With a good 20 years of growing and selling lettuce for market under my belt, I’ve developed a bias for some particular varieties. I stumbled into my passion for growing lettuce quite accidentally while watching a Martha Stewart gardening show on TV. She was making a giant, multi-colored and textured checkerboard garden out of heirloom lettuces. She had trays upon trays lined up of lettuce of every color, size and texture. Until then I had no idea that there were so many types of lettuce. It was so fantastic and inspiring to see her mature checkerboard garden bed that I had to make my own.
I began searching out seed of the most interesting lettuces from around the world—both heirloom and modern—red, green, tinted brown, lime, frilly, pointy, headed, loose leaf and romaine. The more I searched the more I found, counting into the hundreds.
The local library asked me to give a presentation on heirloom herbs and vegetables that spring at my farm, so I took this opportunity to lay out my checkerboard lettuce garden, timing the planting to be at its perfection during the event. With an elevated platform for viewing from above, the attendees were delighted. Then, with lettuce knives and baskets in hand, we proceeded to cut the lettuces, making salads in huge antique wooden bread troughs. Some of the lettuces were so beautiful we didn’t have the heart to cut them up, so added them whole to the bowls surrounded by other chopped leaves and herbs. After the program, so many people interested in learning more about the varieties and their cultivation began contacting me, that it started me on my lettuce journey, ultimately bestowing me with my market nickname “the lettuce queen”.
As lettuce was cultivated from a weedy, bitter, prickly plant of ancient origin into the succulent salad delicacy of today (believed to have evolved from a weedy form that was used in ancient Egypt as a source of cooking oil from pressed seeds, as long ago as 2500 B.C.E.) it took many forms.
The original oilseed lettuce is a primitive, wild-looking plant that forms no head or rosette of leaves. It bolts early in its growth cycle, forming a thin stem with elongated, narrow leaves. The seeds produced on this stem are about twice the size of those formed on cultivated lettuce. The seeds were pressed to express an oil used in cooking. This is an ancient custom still practiced in Egypt today.
Lettuce that traveled to the western world evolved into a plethora of sizes, shapes and colors, while the lettuce that traveled east resembled somewhat of a romaine type which was the type used for its stem instead of its leaves. Stem lettuce is consumed raw in Egypt, or as a cooked vegetable in China called Celtic. Stem lettuce is grown mainly for the tasty stalk with celery-like flavor. Leaves are broad, oval-shaped and mid-green in color. Stems are thick, tender and crisp with white flesh. At the top of the stem emerges elongated leaves that eventually turn bluish green in color. The blue color in all lettuce is associated with the process of bolting or stem and seed formation. As the process of bolting begins, the leaves become bluish green, signaling the elongation of the stem, which emerges from the interior of the head. This is an early maturing variety, has good cold tolerance and can grow very large if allowed. Make sure to peel it, if you try it, as the core of the stem is the tasty part. This variety of lettuce may have been the one that first was eaten on the road to lettuce domestication.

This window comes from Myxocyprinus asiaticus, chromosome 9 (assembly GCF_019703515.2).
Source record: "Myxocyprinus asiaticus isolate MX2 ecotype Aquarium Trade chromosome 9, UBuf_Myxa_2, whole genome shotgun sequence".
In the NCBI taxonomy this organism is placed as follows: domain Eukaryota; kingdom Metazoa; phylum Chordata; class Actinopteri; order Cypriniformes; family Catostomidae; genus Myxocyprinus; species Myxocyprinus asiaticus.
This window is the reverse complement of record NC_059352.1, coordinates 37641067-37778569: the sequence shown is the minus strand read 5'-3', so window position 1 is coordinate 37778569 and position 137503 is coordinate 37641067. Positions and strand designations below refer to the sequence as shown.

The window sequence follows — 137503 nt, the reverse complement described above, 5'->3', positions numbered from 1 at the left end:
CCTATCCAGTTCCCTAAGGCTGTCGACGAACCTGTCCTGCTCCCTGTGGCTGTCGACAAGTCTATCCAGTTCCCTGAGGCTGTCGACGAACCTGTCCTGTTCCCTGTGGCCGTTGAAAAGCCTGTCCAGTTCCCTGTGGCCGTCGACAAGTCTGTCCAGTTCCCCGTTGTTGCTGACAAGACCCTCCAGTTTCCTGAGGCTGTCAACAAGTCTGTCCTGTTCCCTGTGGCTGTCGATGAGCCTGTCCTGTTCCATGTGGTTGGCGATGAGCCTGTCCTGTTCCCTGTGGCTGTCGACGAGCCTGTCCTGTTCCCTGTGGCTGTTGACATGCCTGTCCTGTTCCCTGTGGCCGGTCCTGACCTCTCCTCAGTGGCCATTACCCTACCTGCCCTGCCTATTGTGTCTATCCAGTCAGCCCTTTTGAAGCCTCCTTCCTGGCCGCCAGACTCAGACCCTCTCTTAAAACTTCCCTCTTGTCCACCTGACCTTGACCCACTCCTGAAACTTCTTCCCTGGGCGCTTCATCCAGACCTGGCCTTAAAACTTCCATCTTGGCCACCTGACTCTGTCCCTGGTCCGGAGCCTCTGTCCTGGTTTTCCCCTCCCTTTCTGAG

Romaine lettuce was most likely the next improved, edible lettuce directly cultivated from these oilseed and stem lettuces. It is also known as Cos lettuce, allegedly because it was brought from the Aegean island of that name. Its journey continued to France, when the pope moved from Rome to Avignon in the 14th century, bringing it and its new name, romaine.
During my 20 years of trying to keep a constant supply of lettuce for the market, and growing over 40 varieties on a rotating, seasonal basis, with 3000 in ground at all times during the season, I have narrowed down my favorites to a very short list. They were not chosen for having all the qualities needed to grow successfully year round but rather because each has a moment in time when no other lettuce can surpass them in their own unique, culinary perfection. Through the years customers have constantly asked me what does this lettuce or that lettuce taste like. I always answer that lettuce is lettuce, it tastes like lettuce, it’s the texture they are searching for, although I must admit that there are a very few varieties that can actually develop a sweetness just before running to seed. Some say that a particular lettuce is bitter and I answer that it’s only bitter because it’s been standing to long, and picked too late and was in the process of bolting.
For lettuce to reach perfection it must grow quickly, uninterrupted by drought, nutrition and excess heat. Its window of harvest is very short, a day or two, and must be cut immediately and consumed shortly after. It seems that a lettuce’s lot in life is to set seed and it is in a race to reach that goal. In fact I have discovered that the closer the lettuce are planted to one another the faster they will bolt, as if they are vying for first place in the race for procreation. Turns out that most all but the tiniest heads should be allowed a square 12-inch spacing, just like Martha’s checkerboard squares!
When it comes to lettuce everyone has a personal favorite— romaine, looseleaf, iceberg or Boston—those types commonly sold in American supermarkets and offered up as nameless varieties. But you can venture beyond the basics and discover a whole new world in lettuce by seeking it out at local farmers’ markets or growing your own. Many of the best varieties, just like the tomato, will never be sold commercially as they are too tender for shipping or their window of harvest is too short. Along my lettuce journey I have found some extremely unique and delicious varieties. Here are my top lettuces to seek out. They are all an experience in culinary delight that took me decades to discover.